Norway plans to rent prison space in the Netherlands as the queue of convicts awaiting cells is growing and renovation work at Norwegian jails is expected to cut capacity, the justice ministry said on Monday.
“At the moment, the queue is at 1,300 custodial sentences, and there is a great demand for detention space,” it said in a statement. “The Netherlands has already leased prison capacity to Belgium for several years.”
Norwegian prisons are known for their relatively humane treatment of inmates, with non-violent offenders often held in open prisons with some free personal movement, jobs, recreation facilities and focus on rehabilitation.
A deal for several hundred prison places would allow Norway to avoid overcrowding and maintain its standards while prison renovation work costing up to 4.4 billion crowns ($700 million) is carried out.
The Nordic country’s incarceration rate is around 72 for each 100,000 people, about a tenth of the level in the United States, and its re-offending rate of around 20 per cent is among the lowest in the world.
“In Norway there is a capacity shortage, and right now we have a surplus,” Fred Teeven, the Dutch state secretary with responsibility for prisons, said in a letter to the Dutch parliament.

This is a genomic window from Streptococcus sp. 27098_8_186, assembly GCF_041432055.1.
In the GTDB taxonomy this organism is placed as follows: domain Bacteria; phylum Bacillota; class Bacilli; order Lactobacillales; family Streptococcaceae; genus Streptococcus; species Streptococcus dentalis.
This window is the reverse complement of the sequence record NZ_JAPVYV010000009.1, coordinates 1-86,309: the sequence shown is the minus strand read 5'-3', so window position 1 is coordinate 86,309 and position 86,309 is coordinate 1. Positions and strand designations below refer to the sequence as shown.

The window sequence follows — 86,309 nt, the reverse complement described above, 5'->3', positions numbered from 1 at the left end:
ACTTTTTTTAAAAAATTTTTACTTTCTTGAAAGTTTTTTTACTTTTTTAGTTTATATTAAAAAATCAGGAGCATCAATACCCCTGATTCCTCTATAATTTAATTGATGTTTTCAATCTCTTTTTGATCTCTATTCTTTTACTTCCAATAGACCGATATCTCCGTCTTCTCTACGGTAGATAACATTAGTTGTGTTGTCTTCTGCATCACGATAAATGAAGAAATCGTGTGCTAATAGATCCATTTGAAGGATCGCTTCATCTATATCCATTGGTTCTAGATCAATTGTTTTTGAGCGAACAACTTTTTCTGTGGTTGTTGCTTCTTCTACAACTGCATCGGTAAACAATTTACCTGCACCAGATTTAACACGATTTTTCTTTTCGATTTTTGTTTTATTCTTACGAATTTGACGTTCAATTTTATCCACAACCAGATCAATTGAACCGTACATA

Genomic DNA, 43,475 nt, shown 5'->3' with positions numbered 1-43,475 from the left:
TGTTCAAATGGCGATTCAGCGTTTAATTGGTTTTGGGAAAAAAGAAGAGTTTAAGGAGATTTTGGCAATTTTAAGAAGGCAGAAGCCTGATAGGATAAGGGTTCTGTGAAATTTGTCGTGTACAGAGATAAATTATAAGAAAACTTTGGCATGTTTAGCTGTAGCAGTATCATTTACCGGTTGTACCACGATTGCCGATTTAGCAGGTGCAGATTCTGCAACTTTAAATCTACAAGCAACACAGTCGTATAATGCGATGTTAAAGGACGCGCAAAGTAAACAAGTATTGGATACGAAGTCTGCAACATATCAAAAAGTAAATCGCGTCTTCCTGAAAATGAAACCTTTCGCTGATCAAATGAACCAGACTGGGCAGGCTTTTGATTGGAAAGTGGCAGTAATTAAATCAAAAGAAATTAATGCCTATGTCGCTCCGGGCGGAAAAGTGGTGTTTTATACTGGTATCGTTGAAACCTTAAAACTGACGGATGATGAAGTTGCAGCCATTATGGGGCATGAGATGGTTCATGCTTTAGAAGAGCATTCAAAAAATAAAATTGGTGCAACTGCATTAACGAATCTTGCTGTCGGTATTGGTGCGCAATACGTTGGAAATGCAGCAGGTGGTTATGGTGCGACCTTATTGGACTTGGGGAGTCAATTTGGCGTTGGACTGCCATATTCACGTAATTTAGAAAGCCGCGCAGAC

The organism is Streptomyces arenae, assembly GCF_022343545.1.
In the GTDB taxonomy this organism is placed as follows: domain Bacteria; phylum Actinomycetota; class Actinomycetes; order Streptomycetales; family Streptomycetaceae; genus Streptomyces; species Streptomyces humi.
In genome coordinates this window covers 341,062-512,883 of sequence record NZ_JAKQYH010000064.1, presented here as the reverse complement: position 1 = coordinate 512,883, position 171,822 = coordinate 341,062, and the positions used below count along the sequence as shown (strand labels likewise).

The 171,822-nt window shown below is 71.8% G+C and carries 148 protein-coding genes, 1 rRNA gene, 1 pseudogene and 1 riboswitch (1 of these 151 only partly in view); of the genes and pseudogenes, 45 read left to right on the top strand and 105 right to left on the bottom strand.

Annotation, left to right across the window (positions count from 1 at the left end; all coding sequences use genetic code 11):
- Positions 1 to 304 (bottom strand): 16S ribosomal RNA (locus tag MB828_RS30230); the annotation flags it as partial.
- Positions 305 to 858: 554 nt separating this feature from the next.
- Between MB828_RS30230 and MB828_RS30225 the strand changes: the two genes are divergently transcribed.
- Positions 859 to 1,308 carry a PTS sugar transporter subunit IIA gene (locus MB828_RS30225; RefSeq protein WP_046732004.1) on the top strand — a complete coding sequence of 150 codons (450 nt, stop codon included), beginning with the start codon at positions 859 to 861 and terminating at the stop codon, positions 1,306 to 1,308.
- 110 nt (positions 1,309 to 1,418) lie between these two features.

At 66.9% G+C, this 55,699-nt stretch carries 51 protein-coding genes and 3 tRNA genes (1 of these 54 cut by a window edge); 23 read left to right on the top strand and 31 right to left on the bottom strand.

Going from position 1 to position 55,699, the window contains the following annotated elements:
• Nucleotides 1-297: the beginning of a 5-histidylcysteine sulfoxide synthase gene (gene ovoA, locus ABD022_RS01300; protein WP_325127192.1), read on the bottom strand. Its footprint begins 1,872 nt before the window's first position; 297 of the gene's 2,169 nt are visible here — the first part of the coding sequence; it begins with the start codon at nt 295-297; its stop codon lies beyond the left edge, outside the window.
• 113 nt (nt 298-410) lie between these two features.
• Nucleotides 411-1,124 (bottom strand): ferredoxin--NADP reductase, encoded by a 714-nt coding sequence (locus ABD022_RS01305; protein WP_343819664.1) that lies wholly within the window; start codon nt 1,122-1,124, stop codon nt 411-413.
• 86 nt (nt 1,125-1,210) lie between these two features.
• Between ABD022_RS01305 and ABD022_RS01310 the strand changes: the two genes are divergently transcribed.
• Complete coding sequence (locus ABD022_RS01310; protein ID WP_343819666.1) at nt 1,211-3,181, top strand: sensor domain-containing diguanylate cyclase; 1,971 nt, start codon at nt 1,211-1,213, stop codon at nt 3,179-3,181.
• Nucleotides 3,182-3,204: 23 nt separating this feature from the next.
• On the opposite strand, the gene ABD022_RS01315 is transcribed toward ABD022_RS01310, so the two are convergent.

The Netherlands already has a contract to house overflow prisoners from Belgium – roughly half of whose population speaks Dutch – in a prison near the Belgian border.
“The situation with Norway will be different,” Teeven said, “because Norway is not an immediate neighbour, is not a member of the European Union and the language is different.”
A deal would provide for Norwegian sentences to be carried out from 2015 in accordance with Norwegian law on Dutch territory.
The Netherlands’ prison population stood at 11,160 at the end of 2012, and has been falling continuously since 2008, according to the Dutch prison service.
(Reporting by Balazs Koranyi; Additional reporting by Thomas Escritt in Amsterdam; Editing by Tom Heneghan)
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